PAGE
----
He now hopes the Wizards front office understands what he can do. Diallo is a defensive-minded wing who measured 6-foot-6 (with shoes) at the combine and with a 7-foot wingspan. He had the fifth-best max vertical leap at the combine, coming in at 40.5 inches. He was also the 12th-ranked player in the class of 2017 out of high school.

The measurables and pedigree are impressive, but Diallo's potential has yet to be realized. He didn't play a game despite attending Kentucky in the 2016-17 academic year. He tested the NBA Draft waters last summer before returning to Kentucky to average a modest 10.0 points and 3.6 rebounds.

Diallo has already worked out for the Chicago Bulls and will meet with plenty more teams, but is currently projected by most mock drafts to be a second round pick. This time he hired an agent and will definitely be making the leap.

"It feels good this year going through it with both feet in. It's been a great process," he said.

The Wizards like Diallo's defensive ability, his speed and awareness in the open floor and his potential to improve as a shooter. Diallo shot 33.8 percent from three on 2.1 attempts per game in the 2017-18 season.

"I hope to show my athleticism and how that plays a big part on the defensive end," Diallo said of his goals in pre-draft workouts.

"[The Wizards] are a team that wants to play fast and they have a fast point guard that needs players to keep up with him. That's what I tried to show in this workout, to show how fast I can play and show how composed I can play."

If the Wizards deem Diallo worth taking a chance on, he would provide a nice fit positionally. Though their second round pick could spend much of next season in the G-League, Diallo plays shooting guard and they have a need behind starter Bradley Beal. 

The Wizards see Tomas Satoransky as a possibility at backup shooting guard and Jodie Meeks is expected to return next season on a player option. But those guys were on the roster in 2017-18 and couldn't fill the void behind Beal, who logged more minutes than all but three players in the league.

Diallo played at a big-time program and has the athleticism to compete at the NBA level early on. He could help a team improve long-term at guarding the perimeter, an area the Wizards have made strides in but still have a ways to go. That was seen in their playoff series against the Raptors when Toronto averaged 11.0 threes made per game and shot 41 percent.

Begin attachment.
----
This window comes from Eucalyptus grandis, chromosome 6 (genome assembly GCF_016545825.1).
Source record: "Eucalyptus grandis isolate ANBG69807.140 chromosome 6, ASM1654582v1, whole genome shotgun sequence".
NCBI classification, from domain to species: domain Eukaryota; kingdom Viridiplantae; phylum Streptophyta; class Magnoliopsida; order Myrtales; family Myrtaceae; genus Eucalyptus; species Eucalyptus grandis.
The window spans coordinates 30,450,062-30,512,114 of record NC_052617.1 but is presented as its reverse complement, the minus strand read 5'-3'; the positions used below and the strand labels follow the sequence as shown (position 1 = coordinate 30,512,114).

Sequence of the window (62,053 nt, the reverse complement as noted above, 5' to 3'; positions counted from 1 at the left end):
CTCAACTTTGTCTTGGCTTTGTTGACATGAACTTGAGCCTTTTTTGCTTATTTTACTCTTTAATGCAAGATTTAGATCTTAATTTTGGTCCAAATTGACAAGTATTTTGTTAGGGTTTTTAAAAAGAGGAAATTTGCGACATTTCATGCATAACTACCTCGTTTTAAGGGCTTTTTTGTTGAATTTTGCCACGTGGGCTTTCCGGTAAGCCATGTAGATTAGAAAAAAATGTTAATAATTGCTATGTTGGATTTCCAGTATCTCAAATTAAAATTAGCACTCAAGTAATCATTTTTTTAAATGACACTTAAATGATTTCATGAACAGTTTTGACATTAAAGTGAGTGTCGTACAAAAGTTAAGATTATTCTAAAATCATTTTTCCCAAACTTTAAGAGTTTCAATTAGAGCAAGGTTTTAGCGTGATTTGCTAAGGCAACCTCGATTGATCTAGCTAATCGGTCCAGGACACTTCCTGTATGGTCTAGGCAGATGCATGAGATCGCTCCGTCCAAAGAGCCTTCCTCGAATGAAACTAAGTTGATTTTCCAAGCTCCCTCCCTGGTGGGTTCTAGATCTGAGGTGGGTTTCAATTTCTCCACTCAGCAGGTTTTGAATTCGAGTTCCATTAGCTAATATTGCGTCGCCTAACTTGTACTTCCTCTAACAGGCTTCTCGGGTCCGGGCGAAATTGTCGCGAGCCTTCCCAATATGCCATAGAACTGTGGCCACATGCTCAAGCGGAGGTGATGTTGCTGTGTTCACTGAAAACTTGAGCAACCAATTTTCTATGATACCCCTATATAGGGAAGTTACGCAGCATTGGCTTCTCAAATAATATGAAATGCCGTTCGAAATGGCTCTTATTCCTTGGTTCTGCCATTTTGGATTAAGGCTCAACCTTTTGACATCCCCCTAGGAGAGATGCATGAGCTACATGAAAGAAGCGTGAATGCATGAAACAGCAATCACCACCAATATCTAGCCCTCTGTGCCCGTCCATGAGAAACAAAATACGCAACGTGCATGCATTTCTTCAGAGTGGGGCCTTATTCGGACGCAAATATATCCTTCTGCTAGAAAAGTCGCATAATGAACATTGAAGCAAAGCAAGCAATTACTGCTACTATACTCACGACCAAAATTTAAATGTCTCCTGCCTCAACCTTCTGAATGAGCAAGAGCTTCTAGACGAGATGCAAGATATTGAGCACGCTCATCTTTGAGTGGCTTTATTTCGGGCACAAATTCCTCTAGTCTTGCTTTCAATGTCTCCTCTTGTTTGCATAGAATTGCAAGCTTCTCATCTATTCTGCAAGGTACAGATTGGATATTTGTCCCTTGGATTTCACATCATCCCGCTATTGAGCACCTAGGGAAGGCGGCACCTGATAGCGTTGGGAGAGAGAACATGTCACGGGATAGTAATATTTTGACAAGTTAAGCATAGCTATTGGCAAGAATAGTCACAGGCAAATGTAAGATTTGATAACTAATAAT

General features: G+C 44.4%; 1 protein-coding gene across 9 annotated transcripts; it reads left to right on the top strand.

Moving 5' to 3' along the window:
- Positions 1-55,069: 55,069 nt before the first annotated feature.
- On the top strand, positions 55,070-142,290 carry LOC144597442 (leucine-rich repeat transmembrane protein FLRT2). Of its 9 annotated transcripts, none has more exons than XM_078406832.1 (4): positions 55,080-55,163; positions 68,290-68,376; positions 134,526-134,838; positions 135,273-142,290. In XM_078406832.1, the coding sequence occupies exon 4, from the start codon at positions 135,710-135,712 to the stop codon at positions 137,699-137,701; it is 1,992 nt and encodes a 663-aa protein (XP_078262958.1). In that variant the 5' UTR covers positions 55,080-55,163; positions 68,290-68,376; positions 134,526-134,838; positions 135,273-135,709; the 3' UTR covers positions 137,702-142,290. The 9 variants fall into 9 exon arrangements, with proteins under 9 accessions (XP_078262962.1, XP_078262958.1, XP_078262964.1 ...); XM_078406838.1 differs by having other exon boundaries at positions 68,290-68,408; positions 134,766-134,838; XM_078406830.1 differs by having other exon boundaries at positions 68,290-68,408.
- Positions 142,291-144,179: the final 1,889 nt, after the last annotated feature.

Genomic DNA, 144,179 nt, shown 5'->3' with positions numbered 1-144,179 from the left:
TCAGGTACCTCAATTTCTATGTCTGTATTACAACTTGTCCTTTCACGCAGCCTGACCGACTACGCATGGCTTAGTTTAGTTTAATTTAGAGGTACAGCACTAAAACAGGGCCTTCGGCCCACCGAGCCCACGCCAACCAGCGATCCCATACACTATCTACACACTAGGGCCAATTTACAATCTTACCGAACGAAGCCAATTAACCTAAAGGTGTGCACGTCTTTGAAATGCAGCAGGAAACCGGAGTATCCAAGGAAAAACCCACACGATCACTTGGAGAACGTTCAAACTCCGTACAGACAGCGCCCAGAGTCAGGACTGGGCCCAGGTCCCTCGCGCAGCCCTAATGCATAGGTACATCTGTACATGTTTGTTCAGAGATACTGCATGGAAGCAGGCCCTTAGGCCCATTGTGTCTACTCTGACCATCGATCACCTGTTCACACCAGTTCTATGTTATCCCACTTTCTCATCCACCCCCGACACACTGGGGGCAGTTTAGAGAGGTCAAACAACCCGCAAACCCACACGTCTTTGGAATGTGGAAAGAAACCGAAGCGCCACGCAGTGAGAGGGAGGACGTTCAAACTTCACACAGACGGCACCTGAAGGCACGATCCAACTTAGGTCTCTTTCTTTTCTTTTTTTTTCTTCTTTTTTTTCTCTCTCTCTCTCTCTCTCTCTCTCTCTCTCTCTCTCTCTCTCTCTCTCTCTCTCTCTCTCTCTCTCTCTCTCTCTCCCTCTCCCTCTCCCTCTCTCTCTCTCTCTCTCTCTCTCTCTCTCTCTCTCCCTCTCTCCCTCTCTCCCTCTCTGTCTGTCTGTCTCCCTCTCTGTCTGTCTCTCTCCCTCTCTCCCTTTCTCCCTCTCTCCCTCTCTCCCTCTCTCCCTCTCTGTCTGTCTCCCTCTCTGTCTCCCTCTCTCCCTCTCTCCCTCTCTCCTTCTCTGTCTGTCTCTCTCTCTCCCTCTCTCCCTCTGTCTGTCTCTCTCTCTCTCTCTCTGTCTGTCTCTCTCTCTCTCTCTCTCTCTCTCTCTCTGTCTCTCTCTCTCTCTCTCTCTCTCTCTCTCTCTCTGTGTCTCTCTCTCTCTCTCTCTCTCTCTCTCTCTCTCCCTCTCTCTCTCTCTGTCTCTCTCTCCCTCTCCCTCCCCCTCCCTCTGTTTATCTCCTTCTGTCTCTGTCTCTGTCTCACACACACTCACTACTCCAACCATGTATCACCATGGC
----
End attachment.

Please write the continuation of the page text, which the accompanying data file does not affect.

Though it's early in the draft workout process, the Wizards have made it clear they are interested in Diallo.

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Wizards' second pre-draft workout to feature possible first-round pick, NCAA star

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Wizards' second pre-draft workout to feature possible first-round pick, NCAA star

The Wizards will have some recognizable names at their second pre-draft workout on Wednesday including potential first round pick Aaron Holiday of UCLA, NBC Sports Washington has learned.

Here is the list with some notes on each player...

Aaron Holiday, guard, UCLA (6-1, 185)

The brother of two NBA players (Jrue and Justin), Holiday played three years at UCLA and averaged 20.3 points, 5.8 assists and 1.3 steals as a junior. He also shot 42.9 percent from three on 6.2 attempts per game. He registered a 6-8 wingspan at the NBA Combine.

Potential fit with Wizards: possible first round pick, likely won't be there in second round; would solidify backup point guard position

Devonte' Graham, guard, Kansas (6-2, 175)

The Big 12 player of the year, Graham averaged 17.3 points and 7.2 assists as a senior. He posted a 6-6 wingspan at the combine. His uncle played for the Cincinnati Reds in the 1990s.

Potential fit with Wizards: second round pick; would provide backup point guard depth

Sviatoslav Mykhailiuk, forward, Kansas (6-8, 195)

A big-time three-point shooter, Mykhailiuk shot 44.4 percent from three on 6.6 attempts per game as a senior. He averaged 14.6 points and 3.9 rebounds.

Potential fit with Wizards: second round pick; could be a three-point threat off the bench

Moritz Wagner, center, Michigan (6-11, 241)

Originally from Germany, Wagner was a standout in the NCAA Tournament as the Wolverines went all the way to the final. He averaged 14.6 points, 7.1 rebounds and 1.0 steals as a junior. He also shot 39.4 percent from three and measured at nearly 7-feet in shoes at the NBA Combine.

Potential fit with Wizards: second round pick; could develop into a capable stretch-five

Johnathan Williams, forward, Gonzaga (6-9, 225)

Williams began his career at Missouri before transferring. He averaged 13.4 points and 8.5 rebounds as a senior. 

Potential fit with Wizards: undrafted free agent; possible G-League forward

Zach Thomas, SF, Bucknell (6-7, 228)

Thomas was the Patriot League player of the year with averages of 20.5 points and 9.1 rebounds per game as a senior. He shot 40 percent from three for his college career.

Potential fit with Wizards: undrafted free agent; possible G-League forward